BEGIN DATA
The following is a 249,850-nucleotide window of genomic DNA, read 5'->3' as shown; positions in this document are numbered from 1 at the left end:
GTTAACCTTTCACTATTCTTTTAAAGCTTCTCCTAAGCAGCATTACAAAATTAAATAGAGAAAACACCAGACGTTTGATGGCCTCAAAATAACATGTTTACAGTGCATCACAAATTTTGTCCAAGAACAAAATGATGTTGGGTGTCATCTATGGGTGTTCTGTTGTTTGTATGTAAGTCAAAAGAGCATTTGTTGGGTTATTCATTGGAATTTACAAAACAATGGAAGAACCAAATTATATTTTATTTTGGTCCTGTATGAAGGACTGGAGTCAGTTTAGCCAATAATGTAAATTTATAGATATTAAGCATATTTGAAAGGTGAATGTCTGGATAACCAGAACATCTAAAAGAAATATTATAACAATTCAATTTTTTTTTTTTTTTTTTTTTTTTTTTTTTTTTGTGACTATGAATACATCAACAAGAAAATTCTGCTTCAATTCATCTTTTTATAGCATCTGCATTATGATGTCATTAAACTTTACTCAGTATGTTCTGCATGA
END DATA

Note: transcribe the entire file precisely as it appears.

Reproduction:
The following is a 249,850-nucleotide window of genomic DNA, read 5'->3' as shown; positions in this document are numbered from 1 at the left end:
GTTAACCTTTCACTATTCTTTTAAAGCTTCTCCTAAGCAGCATTACAAAATTAAATAGAGAAAACACCAGACGTTTGATGGCCTCAAAATAACATGTTTACAGTGCATCACAAATTTTGTCCAAGAACAAAATGATGTTGGGTGTCATCTATGGGTGTTCTGTTGTTTGTATGTAAGTCAAAAGAGCATTTGTTGGGTTATTCATTGGAATTTACAAAACAATGGAAGAACCAAATTATATTTTATTTTGGTCCTGTATGAAGGACTGGAGTCAGTTTAGCCAATAATGTAAATTTATAGATATTAAGCATATTTGAAAGGTGAATGTCTGGATAACCAGAACATCTAAAAGAAATATTATAACAATTCAATTTTTTTTTTTTTTTTTTTTTTTTTTTTTTTTTGTGACTATGAATACATCAACAAGAAAATTCTGCTTCAATTCATCTTTTTATAGCATCTGCATTATGATGTCATTAAACTTTACTCAGTATGTTCTGCATGA